featured in Daytona Beach News Journal

We here at have spent the past few months meeting with various parent groups around the state that share the same mission to improve public education in the state of Florida.  One of the very active groups that we met was Save Volusia Schools.  They formed last winter when they heard of the dire cuts that Volusia County schools were facing.  Instead of dismantling after federal stimulus money saved their schools, they decided to join forces with us and others around the state.

“The last three years, there’s been a slow slip in funding levels and what is offered to our children,” said Nowell of New Smyrna Beach. “In order to have an effect on the state, we need a statewide alliance. Nothing’s ever going to change until parents, business leaders and retirees step up to the plate.”

“I don’t think (legislators) understand what an injustice they’re doing to the educational system,” said Holland, of Ormond Beach.

Holland and Nowell said their first priority is educating the public about the recent history of Florida education funding and what lies ahead when the federal stimulus money runs out in two years and the constitutional amendment to reduce class size takes full force next year.

The amendment approved by voters in 2002 limits classes to 18 to 25 students depending on grade. A statewide simulation is planned this fall to estimate how many extra teachers it will require and how much they will cost.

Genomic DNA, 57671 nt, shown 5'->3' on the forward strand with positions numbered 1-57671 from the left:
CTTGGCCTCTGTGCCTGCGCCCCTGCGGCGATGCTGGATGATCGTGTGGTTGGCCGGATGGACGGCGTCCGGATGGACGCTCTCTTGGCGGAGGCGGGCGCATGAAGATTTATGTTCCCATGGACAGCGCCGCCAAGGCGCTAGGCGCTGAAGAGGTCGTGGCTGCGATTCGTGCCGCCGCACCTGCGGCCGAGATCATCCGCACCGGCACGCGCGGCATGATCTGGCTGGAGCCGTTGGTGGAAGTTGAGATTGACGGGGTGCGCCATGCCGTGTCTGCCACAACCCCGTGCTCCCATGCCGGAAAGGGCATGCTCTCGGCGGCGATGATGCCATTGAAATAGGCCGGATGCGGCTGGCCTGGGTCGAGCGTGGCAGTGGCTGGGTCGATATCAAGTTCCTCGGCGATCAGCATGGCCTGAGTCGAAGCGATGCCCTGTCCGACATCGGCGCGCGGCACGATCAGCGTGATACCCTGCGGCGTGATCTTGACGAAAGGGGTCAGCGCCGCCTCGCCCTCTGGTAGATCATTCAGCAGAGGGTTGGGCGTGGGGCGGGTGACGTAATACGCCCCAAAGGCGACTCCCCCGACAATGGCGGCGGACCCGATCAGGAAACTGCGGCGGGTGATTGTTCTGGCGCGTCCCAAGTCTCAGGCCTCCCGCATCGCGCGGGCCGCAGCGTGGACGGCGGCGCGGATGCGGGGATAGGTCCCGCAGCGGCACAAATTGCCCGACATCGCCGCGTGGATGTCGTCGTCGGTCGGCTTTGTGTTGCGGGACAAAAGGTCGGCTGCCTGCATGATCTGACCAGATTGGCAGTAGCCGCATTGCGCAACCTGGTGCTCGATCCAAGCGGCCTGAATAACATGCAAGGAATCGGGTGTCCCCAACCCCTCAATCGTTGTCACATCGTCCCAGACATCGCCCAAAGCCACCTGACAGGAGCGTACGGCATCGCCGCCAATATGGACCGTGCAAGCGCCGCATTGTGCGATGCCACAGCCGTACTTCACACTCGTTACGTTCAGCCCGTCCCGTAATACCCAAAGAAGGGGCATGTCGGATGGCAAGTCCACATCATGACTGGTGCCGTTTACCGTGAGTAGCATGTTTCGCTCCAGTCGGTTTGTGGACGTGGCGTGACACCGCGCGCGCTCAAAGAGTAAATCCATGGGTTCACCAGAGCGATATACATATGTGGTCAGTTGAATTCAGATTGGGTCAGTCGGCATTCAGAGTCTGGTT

The loss of the federal money and cost of class size reduction add up to what Fund Education Now co-founder Kathleen Oropeza of Orlando said is a funding “cliff” that Florida school districts will fall over unless action is taken.

Read the full story here to learn more about Amy Nowell, Diane Holland and Save Volusia Schools.


Author: fundeducationnow

Fund Education is permanent grass roots, non-partisan group created by parents to inspire and empower voters to advocate on behalf of Florida's children. We believe that Florida's public education crisis is about more than money. Parents, long silent on this subject, must now stand up and lead the discussion and clearly articulate what we, the end-users of public education, want and expect for our kids and our state.

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